Four more short films followed, and finally Burke felt ready to tackle his first feature. He had an old screenplay for a short film, written at age 11, which he reworked into a feature three years ago, about three Washington, D.C.-area kids who band together to steal a valuable computer chip. "Max Rules" was shot in the Seattle area in the summer of 2002, with an all-local cast and a crew that included local filmmaker John Jeffcoat as director of photography, Burke's sister Nicolle as production manager and his grandmother Carmen Jackson as costume designer.

"It was a big mountain to climb, and a lot of people helped us climb it," remembered Burke. He's quick to praise everyone involved with the film, especially his family, Jeffcoat ("he was such a huge part of this") and Stevenson, who provided advice and encouragement throughout the two-year journey. Working from a budget Burke describes as "really, really, really small," and a script that included such ambitious details as a car chase, the young filmmaker benefited by having great support from the community — many of the film's locations were donated.

"He's one of these rare people that can ask you to do him a favor and you feel like you've been blessed by it," said Stevenson of Burke. "He's totally nonmanipulative, just a sweet, caring person."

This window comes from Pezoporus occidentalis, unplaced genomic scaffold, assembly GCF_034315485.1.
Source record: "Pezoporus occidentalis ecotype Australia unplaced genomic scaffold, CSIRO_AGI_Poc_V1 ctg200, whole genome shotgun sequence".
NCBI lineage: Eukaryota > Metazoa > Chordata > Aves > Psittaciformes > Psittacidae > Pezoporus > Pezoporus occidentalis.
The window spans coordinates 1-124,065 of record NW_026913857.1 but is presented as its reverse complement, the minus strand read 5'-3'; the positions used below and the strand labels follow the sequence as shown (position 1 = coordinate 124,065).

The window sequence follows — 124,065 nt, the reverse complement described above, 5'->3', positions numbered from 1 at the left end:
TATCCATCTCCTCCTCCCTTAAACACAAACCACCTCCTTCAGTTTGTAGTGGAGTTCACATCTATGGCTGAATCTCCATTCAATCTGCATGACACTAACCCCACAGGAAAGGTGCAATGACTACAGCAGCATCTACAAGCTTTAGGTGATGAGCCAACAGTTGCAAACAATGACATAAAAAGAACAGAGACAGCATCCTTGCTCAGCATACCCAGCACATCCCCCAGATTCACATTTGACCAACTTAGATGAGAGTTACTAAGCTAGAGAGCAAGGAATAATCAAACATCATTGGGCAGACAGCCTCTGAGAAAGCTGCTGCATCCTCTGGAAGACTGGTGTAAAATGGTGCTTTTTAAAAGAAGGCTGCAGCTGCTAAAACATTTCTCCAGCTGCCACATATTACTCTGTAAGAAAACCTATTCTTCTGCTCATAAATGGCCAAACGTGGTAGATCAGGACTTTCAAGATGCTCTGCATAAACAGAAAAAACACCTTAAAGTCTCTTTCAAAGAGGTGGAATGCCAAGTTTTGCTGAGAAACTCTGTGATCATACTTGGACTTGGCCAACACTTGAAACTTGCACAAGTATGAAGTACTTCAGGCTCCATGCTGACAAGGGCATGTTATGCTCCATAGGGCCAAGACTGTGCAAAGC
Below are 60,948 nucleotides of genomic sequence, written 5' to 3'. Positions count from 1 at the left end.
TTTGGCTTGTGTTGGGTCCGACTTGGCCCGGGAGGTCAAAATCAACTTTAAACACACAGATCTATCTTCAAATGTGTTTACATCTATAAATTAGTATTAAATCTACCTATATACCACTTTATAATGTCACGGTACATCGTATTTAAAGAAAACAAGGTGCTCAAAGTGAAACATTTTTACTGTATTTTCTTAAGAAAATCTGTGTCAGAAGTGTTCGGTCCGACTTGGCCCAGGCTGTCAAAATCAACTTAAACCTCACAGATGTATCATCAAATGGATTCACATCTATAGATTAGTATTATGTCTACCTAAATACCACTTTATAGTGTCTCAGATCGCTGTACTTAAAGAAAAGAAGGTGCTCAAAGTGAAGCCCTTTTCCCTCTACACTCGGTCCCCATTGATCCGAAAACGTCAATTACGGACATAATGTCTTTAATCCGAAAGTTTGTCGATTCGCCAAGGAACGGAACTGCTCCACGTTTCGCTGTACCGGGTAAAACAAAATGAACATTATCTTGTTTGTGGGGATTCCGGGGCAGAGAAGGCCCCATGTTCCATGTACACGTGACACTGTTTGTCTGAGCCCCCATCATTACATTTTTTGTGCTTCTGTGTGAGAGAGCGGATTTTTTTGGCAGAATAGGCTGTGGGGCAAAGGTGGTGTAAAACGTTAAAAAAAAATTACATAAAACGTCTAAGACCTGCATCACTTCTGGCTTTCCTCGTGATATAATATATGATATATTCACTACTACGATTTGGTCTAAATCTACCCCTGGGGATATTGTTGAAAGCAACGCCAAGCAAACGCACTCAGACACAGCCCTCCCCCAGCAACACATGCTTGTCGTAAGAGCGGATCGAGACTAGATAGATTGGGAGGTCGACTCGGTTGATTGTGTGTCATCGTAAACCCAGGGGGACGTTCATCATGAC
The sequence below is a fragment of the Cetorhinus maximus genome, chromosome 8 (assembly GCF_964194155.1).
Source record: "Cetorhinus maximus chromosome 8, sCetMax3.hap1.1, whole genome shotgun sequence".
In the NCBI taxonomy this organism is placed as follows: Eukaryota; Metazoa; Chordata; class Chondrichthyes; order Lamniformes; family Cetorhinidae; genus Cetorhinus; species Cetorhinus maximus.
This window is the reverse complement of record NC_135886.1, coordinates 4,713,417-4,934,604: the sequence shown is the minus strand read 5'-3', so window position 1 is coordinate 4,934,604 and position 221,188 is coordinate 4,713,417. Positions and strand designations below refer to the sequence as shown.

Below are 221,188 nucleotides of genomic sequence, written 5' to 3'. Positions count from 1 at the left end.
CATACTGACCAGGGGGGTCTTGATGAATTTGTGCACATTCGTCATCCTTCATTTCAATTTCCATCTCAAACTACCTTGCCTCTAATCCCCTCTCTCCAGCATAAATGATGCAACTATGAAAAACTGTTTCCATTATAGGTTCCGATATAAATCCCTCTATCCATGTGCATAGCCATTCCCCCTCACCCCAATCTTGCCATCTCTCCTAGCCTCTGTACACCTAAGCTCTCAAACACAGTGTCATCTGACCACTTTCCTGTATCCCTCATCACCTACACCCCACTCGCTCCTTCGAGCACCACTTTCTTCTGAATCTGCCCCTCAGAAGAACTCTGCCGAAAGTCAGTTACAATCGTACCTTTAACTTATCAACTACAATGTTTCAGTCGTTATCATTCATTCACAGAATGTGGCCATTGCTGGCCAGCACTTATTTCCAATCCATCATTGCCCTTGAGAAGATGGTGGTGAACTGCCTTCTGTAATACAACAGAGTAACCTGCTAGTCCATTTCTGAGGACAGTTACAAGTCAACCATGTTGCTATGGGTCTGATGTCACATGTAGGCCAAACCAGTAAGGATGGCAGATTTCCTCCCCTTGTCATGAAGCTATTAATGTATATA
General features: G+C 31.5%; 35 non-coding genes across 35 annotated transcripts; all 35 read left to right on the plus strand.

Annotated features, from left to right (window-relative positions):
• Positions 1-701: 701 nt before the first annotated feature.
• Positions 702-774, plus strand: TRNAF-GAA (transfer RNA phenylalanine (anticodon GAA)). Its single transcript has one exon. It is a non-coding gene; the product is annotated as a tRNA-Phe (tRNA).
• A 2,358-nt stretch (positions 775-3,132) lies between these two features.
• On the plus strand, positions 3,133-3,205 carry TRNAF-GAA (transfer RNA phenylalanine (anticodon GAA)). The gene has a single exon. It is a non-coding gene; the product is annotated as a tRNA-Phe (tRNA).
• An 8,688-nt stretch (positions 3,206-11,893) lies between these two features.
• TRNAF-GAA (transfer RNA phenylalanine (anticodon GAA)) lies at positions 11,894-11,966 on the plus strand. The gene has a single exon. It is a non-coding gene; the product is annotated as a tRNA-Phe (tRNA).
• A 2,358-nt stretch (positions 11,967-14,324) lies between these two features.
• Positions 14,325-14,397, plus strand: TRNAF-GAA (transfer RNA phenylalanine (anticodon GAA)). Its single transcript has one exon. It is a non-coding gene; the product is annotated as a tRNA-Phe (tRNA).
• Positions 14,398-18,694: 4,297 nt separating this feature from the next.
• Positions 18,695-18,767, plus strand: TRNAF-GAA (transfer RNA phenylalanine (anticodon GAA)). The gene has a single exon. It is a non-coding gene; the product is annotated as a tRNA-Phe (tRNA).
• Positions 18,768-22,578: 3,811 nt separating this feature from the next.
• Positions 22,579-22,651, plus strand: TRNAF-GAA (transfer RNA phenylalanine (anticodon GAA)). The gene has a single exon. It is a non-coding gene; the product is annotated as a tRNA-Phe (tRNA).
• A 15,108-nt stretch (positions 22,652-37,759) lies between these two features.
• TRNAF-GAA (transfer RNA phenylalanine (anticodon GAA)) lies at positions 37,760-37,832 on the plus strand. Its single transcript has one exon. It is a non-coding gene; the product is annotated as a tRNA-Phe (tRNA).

Dorm-room editing

Post-production has been lengthy for "Max Rules." Burke edited in his McMahon Hall dorm room last year ("with headphones on, late at night") and recently partnered with KOMO for final touches to the film. With the help of David Solheim, KOMO post production editor/compositor, and the kind of multi-screen, high-tech computer setup that looks like it could, if necessary, fly a plane, he's finalizing color correction and sound, getting the film ready for its SIFF premiere.

Stevenson praises "Max Rules" as "really well directed. The script's really good, for a 19-year-old. But he's just an extremely talented storyteller, with editing." He predicts a bright future for Burke. "I have a feeling he's going to be very successful in the industry. He's a generous storyteller, he likes accessible stories — he's not going to be out there making abstract art. ... I think he's going to be working in television and eventually in movies and have a really great career."

Burke, who greatly admires the work of Steven Spielberg and John Woo, points to Frank Darabont ("The Shawshank Redemption," "The Green Mile") as having the kind of hands-on career he'd like to emulate. "He makes only a couple of movies, every once in a while, and does some of his own editing. He doesn't just (rush to) get something out there."

Burke hopes "Max Rules" will find an eventual home post-SIFF, perhaps on television. But for now, he's enjoying the details of post-production and thrilled to be, finally, a feature filmmaker.

"This is the fun part," he says, gesturing toward the computer screens. He grins, looking fleetingly like a dazzled kid in a candy store — and then, a moment later, like a young, focused director at work.

Like all of SIFF's filmmakers, he's looking forward to the exposure that the festival brings, and hoping that it might just be the start of something big.

Moira Macdonald: 206-464-2725 or

Copyright © 2004 The Seattle Times Company